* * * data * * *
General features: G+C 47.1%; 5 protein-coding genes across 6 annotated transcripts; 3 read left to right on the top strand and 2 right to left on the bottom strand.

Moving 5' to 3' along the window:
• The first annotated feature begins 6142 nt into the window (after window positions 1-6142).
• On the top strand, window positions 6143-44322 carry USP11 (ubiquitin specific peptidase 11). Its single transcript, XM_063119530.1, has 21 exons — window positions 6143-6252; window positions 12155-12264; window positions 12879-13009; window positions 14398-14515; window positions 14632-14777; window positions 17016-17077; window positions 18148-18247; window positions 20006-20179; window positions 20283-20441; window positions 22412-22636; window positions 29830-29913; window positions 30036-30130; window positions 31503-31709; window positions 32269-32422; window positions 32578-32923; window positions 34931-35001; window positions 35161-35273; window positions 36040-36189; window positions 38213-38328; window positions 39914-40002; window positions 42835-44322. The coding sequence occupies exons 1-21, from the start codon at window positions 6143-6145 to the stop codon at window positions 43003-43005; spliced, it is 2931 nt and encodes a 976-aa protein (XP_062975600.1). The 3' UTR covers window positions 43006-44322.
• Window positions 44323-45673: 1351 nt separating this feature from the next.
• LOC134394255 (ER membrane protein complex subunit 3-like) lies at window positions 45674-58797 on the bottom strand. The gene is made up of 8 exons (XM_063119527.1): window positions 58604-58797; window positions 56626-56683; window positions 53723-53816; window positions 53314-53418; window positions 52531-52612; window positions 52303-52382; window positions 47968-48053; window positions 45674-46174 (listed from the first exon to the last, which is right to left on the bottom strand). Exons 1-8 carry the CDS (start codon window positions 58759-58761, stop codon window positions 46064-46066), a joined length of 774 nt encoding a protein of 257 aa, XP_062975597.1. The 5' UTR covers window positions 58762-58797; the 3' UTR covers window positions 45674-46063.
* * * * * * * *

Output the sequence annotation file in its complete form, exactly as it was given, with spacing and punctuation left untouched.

General features: G+C 47.1%; 5 protein-coding genes across 6 annotated transcripts; 3 read left to right on the top strand and 2 right to left on the bottom strand.

Moving 5' to 3' along the window:
• The first annotated feature begins 6142 nt into the window (after window positions 1-6142).
• On the top strand, window positions 6143-44322 carry USP11 (ubiquitin specific peptidase 11). Its single transcript, XM_063119530.1, has 21 exons — window positions 6143-6252; window positions 12155-12264; window positions 12879-13009; window positions 14398-14515; window positions 14632-14777; window positions 17016-17077; window positions 18148-18247; window positions 20006-20179; window positions 20283-20441; window positions 22412-22636; window positions 29830-29913; window positions 30036-30130; window positions 31503-31709; window positions 32269-32422; window positions 32578-32923; window positions 34931-35001; window positions 35161-35273; window positions 36040-36189; window positions 38213-38328; window positions 39914-40002; window positions 42835-44322. The coding sequence occupies exons 1-21, from the start codon at window positions 6143-6145 to the stop codon at window positions 43003-43005; spliced, it is 2931 nt and encodes a 976-aa protein (XP_062975600.1). The 3' UTR covers window positions 43006-44322.
• Window positions 44323-45673: 1351 nt separating this feature from the next.
• LOC134394255 (ER membrane protein complex subunit 3-like) lies at window positions 45674-58797 on the bottom strand. The gene is made up of 8 exons (XM_063119527.1): window positions 58604-58797; window positions 56626-56683; window positions 53723-53816; window positions 53314-53418; window positions 52531-52612; window positions 52303-52382; window positions 47968-48053; window positions 45674-46174 (listed from the first exon to the last, which is right to left on the bottom strand). Exons 1-8 carry the CDS (start codon window positions 58759-58761, stop codon window positions 46064-46066), a joined length of 774 nt encoding a protein of 257 aa, XP_062975597.1. The 5' UTR covers window positions 58762-58797; the 3' UTR covers window positions 45674-46063.